Deyalsingh urges citizens to work together to fight dengue

The content originally appeared on: Trinidad and Tobago Newsday

Edward Moodie, head of the South Oropouche Riverine Flood Action Group (SORFAG), scoops up some water containing mosquito larvae from a pond at Hosein’s Avenue,Woodland on July 7. There have been recent reports of cases of dengue fever in the village. – Venessa Mohammed

HEALTH MINISTER Terrence Deyalsingh has said his ministry will impose fines of up to $3,500 on people whose premises become breeding grounds for mosquitoes

This decision follows the rise in dengue cases and related deaths.

The announcement, previously made by chief public health inspector Dr Mark Dookeran on June 20, was made again by Deyalsingh on CNC3’s Morning Brew talk show on July 9.

As of July 9, Trinidad and Tobago has 229 lab-confirmed cases and two fatalities, according to the Caribbean Public Health Agency (Carpha), a rise from 126 cases on June 21.

Global and regional dengue trends

Deyalsingh said the dengue crisis is not limited to Trinidad and Tobago but is affecting the entire Latin American/Caribbean region.

Between 2022 and 2023, Deyalsingh said, the Caribbean saw a 300 per cent increase in cases.

“Globally, there are 3.4 million confirmed cases, 16,000 severe cases and 3,000 deaths as of April.”

Comparing statistics, Deyalsingh said Barbados, for instance, had reported 1,059 lab-confirmed cases and four deaths by October 2023.

He said while TT is in a statistically better position than other Caribbean countries, it is not a cause for celebration but to understand the nature of the issue.

“This is not just a Trinidad problem. It is a Jamaica, Belize and Barbados problem.”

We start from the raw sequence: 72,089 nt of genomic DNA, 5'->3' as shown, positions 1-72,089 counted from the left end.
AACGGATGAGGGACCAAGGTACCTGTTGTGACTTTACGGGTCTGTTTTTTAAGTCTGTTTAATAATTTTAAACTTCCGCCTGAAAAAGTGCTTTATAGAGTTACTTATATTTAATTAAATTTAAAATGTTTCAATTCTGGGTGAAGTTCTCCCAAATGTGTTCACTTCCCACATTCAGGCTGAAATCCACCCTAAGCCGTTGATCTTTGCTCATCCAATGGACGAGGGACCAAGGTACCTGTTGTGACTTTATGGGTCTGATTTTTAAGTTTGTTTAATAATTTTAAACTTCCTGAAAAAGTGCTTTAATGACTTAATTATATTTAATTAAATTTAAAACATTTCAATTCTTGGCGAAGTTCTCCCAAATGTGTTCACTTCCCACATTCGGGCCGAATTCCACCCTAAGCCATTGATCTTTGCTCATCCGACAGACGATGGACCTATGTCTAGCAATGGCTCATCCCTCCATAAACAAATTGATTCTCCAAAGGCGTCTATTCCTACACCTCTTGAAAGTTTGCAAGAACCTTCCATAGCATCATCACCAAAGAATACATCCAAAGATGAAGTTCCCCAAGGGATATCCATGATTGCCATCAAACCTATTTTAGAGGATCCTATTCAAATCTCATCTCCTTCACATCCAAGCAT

Household vigilance and public health measures.

Deyalsingh called for community involvement, urging residents to organise community watch groups to help curb the spread of dengue

Deyalsingh said most cases in Trinidad and Tobago are concentrated in the counties of Victoria, Caroni and St Patrick, accounting for 80-90 per cent of cases.

He stressed chemical spraying in these areas is not the final solution to controlling theAedes aegypti mosquito, the main vector for dengue.

“Over-spraying can lead to resistance in mosquitoes and damage the ecosystem.”

Deyalsingh said spraying kills adult mosquitoes but not mosquito eggs, which can hatch in small amounts of stagnant water.

“One small bottle cap can hold over 1,000 eggs. Think about the hundreds of thousands we have of these littered on the ground in the country.

“If the public doesn’t get on board with source reduction, the mosquito will breed, and we will not get the results we need.”

Educational campaigns and medical guidance

Manager of health promotion at the South-Western Regional Health Authority Dr Sandi Arthur, who was also a guest on the talk show, said understanding the course of dengue is important.

She explained the two phases of dengue infection: the febrile stage (early stage) and the critical phase.

“During the critical phase (day three-four), severe cases can lead to leaky blood vessels and fluid shifts, necessitating complete blood count (CBC) tests to monitor white blood cell count, haematocrit (red blood cell volume) and platelet levels.”

Arthur advised the public to stay hydrated and use paracetamol for fever management.

“Stick to paracetamol. Avoid things like ibuprofen, Advil – anything in the aspirin family can exacerbate the symptoms.”

Arthur outlined the ongoing educational campaigns targeting household settings.

She said these campaigns include video clips and radio programme providing information on preventing dengue and managing infections.